Brazil’s Internet Bill of Rights: Theory and Practice

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Published in Portuguese

Brazil’s Internet Bill of Rights (Law No. 12965/2014) was the first iniciative by the legislative power that used the web to enlarge the debate that lead to the submission of a draft bill to the Congress. The aim of this book is threefold: first, to understand the reasons underpinning the adoption of this iniciative; second, to understand the development of the collaborative process of creation of this law, and, third, to address its application.

After two years since the approval of the Bill, there are still many controversies about its interpretation and the destination courts give to one of the most innovative bills on the subject in the world. It is even more interesting to unfold the Bill’s application while taking into consideration the process that generated the legislative output. Many of the dilemmas that the Bill aims to tackle could be better understood if the origin and development of the law is analysed.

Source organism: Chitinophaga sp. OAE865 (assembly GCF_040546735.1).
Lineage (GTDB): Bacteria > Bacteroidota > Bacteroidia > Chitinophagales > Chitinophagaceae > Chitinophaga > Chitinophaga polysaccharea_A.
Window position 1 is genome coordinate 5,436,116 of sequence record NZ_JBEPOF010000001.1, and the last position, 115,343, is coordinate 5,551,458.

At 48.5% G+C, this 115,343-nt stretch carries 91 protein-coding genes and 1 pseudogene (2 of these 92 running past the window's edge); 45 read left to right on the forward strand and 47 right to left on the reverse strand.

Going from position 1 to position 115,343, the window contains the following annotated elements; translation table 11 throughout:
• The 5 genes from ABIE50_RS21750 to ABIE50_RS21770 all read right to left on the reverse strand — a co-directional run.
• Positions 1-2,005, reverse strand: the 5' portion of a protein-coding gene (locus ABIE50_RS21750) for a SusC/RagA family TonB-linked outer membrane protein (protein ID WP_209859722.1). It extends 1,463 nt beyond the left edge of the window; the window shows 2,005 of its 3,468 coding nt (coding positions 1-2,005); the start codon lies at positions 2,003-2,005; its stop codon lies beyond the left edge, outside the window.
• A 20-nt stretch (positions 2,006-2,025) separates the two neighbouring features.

A lot of the final text’s identity arose on the the decision of debating the Bill in a multisectoral fashion and having a human-rights centered approach to it. The Congress distilled the draft’s articles, shedding light on topics that have been less debated until now, such as net neutrality, and giving them visibility in both scientific communities and the press. However, it would be reducionist to produce an analysis that only addresses the period of online consultation or the debate in Congress.

By bringing various stakeholders to the debate, the law as an output points the direction for future regulatory demands. The principles of the final draft projects the relevance of Bill in the future. And in this future, it is already possible to find iniciatives that were inspired in the Brazilian experience.

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